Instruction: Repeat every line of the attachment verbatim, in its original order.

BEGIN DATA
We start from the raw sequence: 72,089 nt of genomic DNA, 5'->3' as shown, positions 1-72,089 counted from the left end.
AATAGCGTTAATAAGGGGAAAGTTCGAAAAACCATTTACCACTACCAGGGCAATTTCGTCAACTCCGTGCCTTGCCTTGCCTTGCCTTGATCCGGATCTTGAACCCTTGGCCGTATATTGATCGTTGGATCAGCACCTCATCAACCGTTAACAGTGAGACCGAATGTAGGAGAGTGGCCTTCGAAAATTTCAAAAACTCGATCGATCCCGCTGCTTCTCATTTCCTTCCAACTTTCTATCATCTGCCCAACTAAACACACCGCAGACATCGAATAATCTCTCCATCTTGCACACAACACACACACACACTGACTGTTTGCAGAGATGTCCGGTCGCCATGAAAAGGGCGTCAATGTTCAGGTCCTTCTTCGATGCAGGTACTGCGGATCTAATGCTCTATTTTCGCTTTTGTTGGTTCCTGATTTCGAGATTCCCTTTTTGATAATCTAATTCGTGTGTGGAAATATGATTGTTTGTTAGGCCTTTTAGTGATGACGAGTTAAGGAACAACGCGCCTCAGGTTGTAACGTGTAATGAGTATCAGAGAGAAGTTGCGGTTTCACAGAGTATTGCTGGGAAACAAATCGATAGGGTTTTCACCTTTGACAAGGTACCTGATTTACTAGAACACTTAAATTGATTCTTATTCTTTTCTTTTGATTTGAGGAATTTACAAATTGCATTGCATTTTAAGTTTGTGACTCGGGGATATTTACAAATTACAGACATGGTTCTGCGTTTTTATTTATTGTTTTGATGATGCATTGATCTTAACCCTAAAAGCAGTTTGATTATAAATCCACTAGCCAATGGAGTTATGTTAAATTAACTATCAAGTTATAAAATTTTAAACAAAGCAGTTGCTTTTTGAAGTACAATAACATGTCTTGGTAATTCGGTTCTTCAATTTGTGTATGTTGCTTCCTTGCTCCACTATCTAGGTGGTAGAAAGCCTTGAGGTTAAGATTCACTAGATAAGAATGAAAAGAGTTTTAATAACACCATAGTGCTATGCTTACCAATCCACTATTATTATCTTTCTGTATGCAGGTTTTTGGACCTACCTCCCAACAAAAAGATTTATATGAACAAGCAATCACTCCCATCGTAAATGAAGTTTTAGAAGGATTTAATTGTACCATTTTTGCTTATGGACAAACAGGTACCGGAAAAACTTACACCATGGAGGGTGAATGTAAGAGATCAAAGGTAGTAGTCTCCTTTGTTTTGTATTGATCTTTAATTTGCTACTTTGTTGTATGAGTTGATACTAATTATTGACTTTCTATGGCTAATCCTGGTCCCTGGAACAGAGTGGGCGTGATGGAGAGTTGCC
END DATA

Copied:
We start from the raw sequence: 72,089 nt of genomic DNA, 5'->3' as shown, positions 1-72,089 counted from the left end.
AATAGCGTTAATAAGGGGAAAGTTCGAAAAACCATTTACCACTACCAGGGCAATTTCGTCAACTCCGTGCCTTGCCTTGCCTTGCCTTGATCCGGATCTTGAACCCTTGGCCGTATATTGATCGTTGGATCAGCACCTCATCAACCGTTAACAGTGAGACCGAATGTAGGAGAGTGGCCTTCGAAAATTTCAAAAACTCGATCGATCCCGCTGCTTCTCATTTCCTTCCAACTTTCTATCATCTGCCCAACTAAACACACCGCAGACATCGAATAATCTCTCCATCTTGCACACAACACACACACACACTGACTGTTTGCAGAGATGTCCGGTCGCCATGAAAAGGGCGTCAATGTTCAGGTCCTTCTTCGATGCAGGTACTGCGGATCTAATGCTCTATTTTCGCTTTTGTTGGTTCCTGATTTCGAGATTCCCTTTTTGATAATCTAATTCGTGTGTGGAAATATGATTGTTTGTTAGGCCTTTTAGTGATGACGAGTTAAGGAACAACGCGCCTCAGGTTGTAACGTGTAATGAGTATCAGAGAGAAGTTGCGGTTTCACAGAGTATTGCTGGGAAACAAATCGATAGGGTTTTCACCTTTGACAAGGTACCTGATTTACTAGAACACTTAAATTGATTCTTATTCTTTTCTTTTGATTTGAGGAATTTACAAATTGCATTGCATTTTAAGTTTGTGACTCGGGGATATTTACAAATTACAGACATGGTTCTGCGTTTTTATTTATTGTTTTGATGATGCATTGATCTTAACCCTAAAAGCAGTTTGATTATAAATCCACTAGCCAATGGAGTTATGTTAAATTAACTATCAAGTTATAAAATTTTAAACAAAGCAGTTGCTTTTTGAAGTACAATAACATGTCTTGGTAATTCGGTTCTTCAATTTGTGTATGTTGCTTCCTTGCTCCACTATCTAGGTGGTAGAAAGCCTTGAGGTTAAGATTCACTAGATAAGAATGAAAAGAGTTTTAATAACACCATAGTGCTATGCTTACCAATCCACTATTATTATCTTTCTGTATGCAGGTTTTTGGACCTACCTCCCAACAAAAAGATTTATATGAACAAGCAATCACTCCCATCGTAAATGAAGTTTTAGAAGGATTTAATTGTACCATTTTTGCTTATGGACAAACAGGTACCGGAAAAACTTACACCATGGAGGGTGAATGTAAGAGATCAAAGGTAGTAGTCTCCTTTGTTTTGTATTGATCTTTAATTTGCTACTTTGTTGTATGAGTTGATACTAATTATTGACTTTCTATGGCTAATCCTGGTCCCTGGAACAGAGTGGGCGTGATGGAGAGTTGCC